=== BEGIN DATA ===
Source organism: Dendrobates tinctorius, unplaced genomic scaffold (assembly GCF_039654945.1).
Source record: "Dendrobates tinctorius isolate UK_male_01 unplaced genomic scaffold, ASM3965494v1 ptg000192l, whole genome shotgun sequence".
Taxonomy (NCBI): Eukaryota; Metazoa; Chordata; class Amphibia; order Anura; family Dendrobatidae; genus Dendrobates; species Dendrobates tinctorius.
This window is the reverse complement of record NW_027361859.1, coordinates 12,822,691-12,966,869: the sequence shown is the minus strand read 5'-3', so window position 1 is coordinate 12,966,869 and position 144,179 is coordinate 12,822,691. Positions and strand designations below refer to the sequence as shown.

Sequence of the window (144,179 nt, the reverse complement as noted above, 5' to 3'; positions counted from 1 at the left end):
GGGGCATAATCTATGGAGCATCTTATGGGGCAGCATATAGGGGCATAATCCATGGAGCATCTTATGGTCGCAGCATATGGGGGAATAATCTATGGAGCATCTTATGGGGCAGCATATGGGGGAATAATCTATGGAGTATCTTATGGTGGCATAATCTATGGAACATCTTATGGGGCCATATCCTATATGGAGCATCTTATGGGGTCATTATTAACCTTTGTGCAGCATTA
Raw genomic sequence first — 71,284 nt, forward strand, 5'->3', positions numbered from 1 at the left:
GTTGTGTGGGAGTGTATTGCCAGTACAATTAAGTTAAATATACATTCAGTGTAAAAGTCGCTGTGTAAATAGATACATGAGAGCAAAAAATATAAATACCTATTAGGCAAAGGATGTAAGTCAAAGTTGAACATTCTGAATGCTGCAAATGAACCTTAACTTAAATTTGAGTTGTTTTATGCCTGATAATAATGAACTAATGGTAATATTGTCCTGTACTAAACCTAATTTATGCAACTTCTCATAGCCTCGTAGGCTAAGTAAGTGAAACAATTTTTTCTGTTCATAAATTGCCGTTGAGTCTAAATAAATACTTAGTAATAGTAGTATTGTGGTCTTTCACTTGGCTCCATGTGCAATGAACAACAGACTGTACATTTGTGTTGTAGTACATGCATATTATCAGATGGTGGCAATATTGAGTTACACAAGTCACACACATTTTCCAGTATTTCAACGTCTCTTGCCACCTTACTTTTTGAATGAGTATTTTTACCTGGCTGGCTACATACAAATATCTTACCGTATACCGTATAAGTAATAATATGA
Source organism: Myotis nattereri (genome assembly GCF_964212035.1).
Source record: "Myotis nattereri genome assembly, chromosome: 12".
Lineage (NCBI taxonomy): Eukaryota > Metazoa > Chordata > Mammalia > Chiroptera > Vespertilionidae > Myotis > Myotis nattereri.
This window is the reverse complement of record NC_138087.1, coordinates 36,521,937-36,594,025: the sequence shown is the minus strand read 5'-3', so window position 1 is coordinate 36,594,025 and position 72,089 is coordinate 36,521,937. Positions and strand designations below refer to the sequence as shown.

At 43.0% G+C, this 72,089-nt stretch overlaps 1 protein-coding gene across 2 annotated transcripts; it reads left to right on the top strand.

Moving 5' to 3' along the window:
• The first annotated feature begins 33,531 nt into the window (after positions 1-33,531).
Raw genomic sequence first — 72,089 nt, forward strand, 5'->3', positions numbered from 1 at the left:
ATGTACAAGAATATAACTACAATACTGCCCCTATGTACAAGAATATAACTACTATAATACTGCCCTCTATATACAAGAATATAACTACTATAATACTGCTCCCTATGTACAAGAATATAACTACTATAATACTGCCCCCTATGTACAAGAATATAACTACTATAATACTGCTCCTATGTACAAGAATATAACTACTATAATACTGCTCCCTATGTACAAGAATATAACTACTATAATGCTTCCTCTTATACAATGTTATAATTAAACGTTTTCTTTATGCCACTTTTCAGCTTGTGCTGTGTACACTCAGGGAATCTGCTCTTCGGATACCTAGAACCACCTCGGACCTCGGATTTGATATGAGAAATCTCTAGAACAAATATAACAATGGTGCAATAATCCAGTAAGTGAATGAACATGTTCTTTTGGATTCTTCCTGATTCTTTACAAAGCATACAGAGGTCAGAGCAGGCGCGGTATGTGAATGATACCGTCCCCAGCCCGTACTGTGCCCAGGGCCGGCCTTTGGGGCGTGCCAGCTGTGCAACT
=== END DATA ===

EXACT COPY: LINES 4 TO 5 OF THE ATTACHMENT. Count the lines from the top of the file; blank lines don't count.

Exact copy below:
This window is the reverse complement of record NW_027361859.1, coordinates 12,822,691-12,966,869: the sequence shown is the minus strand read 5'-3', so window position 1 is coordinate 12,966,869 and position 144,179 is coordinate 12,822,691. Positions and strand designations below refer to the sequence as shown.

Sequence of the window (144,179 nt, the reverse complement as noted above, 5' to 3'; positions counted from 1 at the left end):